Introduction: Are Statistics Relevant to Real Life? Data and Table Manners Graphs and Charts Averages and Percentiles Spreads Transforming Data The Normal Distribution From Samples to Populations Getting Confident Fun with Proportions How to Decide How to Decide More Tricky Decisions Correlation and Regression Analysing Tables with Categorical Data Conclusion Appendix 1 Statistical Tables Appendix 2 Answers to Practice Questions Appendix 3 Algebra and Mathematical Notation Explained
Liam teaches social policy, sociology and social work at the University of Sheffield. After graduating in Social Policy and Administration at the University of Leeds he undertook an MA in Social and Public Policy, also at the University of Leeds, before completing a PhD on Gender, Pensions and the Life Course at the University of Sheffield in 2006. Following the completion of his PhD Liam was appointed as a lecturer in social work at the University of Sheffield. Much of Liam's research continues to focus on inequalities in later life and policy implications, particularly in relation to pensions. He has liaised with the Labour Party, Trade Unions, the European Parliament and pension providers and published extensively in this area. Liam is also interested in theories of ageing including the political economy of ageing and the implementation of active ageing policy and has recently published (with Professor Alan Walker) (eds) (2014) The Political Economy of Ageing and Later Life: Critical Perspectives with Edward Elgar. Liam employs a variety of methods in his research which inform his teaching, including secondary data analysis. He has been teaching social research methods to students in the social sciences for approximately ten years with a particular focus on quantitative methods. He has also developed quantitative teaching resources for teachers in the social sciences and written about teaching social research methods. In his spare time Liam enjoys playing and watching football (Sheffield Wednesday), spending time with his family, sampling real ale and collecting an eclectic mix of vinyl and cds. Julie is a demographer by background. After graduating in Population Studies from the University of Southampton in 1994, she worked as a Teaching Fellow in the Social Statistics department for over seven years. Julie's main role was teaching social science undergraduates at Southampton both introductory statistics and population science courses, while completing a PhD on childbearing following marital dissolution in Britain. The first edition of Beginning Statistics grew from several years of experience in teaching quantitative methods with Ian, both in huge lecture theatres and small tutorial groups, to students from a wide range of degree courses and with diverse abilities and initial levels of enthusiasm! Since 2002, Julie has worked on population figures at the Office for National Statistics. She is currently head of the Demographic Analysis Unit, which produces publications and research on the topics of childbearing, families, life expectancy and the ageing population. Julie is pleased to maintain links with the University of Southampton as part of this role. Julie is also a long-standing member of the British Society for Population Studies and currently sits on the BSPS Council. Julie has contributed to the second edition of Beginning Statistics in a personal capacity and not as an employee of ONS. In her spare time Julie enjoys adventure racing and climbing munros.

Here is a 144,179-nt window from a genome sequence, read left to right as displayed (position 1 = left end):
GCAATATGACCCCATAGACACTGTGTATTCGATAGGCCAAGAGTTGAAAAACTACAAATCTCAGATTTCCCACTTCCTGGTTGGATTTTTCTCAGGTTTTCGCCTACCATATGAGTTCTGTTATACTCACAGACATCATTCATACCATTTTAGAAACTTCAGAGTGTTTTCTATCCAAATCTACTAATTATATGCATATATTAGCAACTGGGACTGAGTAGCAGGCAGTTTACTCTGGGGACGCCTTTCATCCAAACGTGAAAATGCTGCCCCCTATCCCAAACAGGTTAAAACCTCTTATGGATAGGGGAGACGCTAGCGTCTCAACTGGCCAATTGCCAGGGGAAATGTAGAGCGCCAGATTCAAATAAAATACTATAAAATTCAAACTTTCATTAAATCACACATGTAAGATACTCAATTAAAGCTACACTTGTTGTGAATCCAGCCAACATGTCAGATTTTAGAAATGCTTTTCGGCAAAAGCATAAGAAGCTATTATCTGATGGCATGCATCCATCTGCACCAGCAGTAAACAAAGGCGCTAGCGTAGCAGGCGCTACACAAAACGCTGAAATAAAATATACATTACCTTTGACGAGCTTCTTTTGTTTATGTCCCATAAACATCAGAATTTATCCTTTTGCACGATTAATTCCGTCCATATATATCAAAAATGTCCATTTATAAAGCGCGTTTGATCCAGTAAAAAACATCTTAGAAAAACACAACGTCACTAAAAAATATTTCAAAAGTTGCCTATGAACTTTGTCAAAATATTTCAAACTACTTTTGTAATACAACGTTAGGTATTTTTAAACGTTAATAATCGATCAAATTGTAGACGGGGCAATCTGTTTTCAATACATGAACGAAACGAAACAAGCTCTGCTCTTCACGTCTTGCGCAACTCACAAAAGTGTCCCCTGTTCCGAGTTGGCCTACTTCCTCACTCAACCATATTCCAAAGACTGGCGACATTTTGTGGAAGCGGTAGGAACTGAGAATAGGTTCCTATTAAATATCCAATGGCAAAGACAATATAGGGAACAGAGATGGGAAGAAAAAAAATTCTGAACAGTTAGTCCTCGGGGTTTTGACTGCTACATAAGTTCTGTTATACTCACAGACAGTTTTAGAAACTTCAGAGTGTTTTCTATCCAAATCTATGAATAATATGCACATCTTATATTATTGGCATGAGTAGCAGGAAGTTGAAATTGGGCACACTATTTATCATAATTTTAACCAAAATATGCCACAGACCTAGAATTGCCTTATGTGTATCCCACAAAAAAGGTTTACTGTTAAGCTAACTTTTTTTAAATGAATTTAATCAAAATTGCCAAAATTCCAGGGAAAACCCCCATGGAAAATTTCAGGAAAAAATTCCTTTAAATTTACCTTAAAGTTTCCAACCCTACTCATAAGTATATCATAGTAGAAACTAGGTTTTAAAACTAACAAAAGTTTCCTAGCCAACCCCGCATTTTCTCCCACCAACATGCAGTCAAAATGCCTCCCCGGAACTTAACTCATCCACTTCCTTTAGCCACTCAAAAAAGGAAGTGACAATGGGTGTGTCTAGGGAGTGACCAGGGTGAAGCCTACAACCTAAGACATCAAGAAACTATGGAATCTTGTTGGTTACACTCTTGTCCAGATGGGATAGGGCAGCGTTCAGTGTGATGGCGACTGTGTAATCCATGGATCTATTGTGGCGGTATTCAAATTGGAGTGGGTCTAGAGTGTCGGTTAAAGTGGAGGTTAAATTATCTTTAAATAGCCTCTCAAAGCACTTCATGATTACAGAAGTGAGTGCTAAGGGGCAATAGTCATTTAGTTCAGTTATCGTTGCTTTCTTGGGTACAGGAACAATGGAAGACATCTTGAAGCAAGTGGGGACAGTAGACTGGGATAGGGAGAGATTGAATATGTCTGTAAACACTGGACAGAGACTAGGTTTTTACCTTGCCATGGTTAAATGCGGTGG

The authors of Beginning Statistics have written an ideal text for those students who are unfamiliar with and often petrified about statistical analysis. They have written a book that is comprehensive and which is made accessible by a writing style that eases the reader through explanations of complex ideas and uses lots of examples and exercises to facilitate understanding. They should be congratulated for writing such a clear but rigorous book.-- Alan Bryman
This book very neatly steps from definition to worked example and interpretation with the writing lively and clear. The first edition has been my 'go to' jargon buster textbook whenever I or a student need statistical language or calculations explaining transparently and I welcome the second edition with its updated examples.-- Paul Norman
Simple, brilliant, thoroughly entertaining - a logical and succinct introduction to essential social statistics pitched at the right level for beginners. The latest edition has several extended spotlights including a comprehensive annotation of statistics and its application in the real 'big data' world, illustrative examples based on recent data, and most of all reflective learning outcomes for each chapter. I am convinced that this book is an indispensable resource for all under- and post-graduate students and social science researchers, highly recommended!-- Sabu S. Padmadas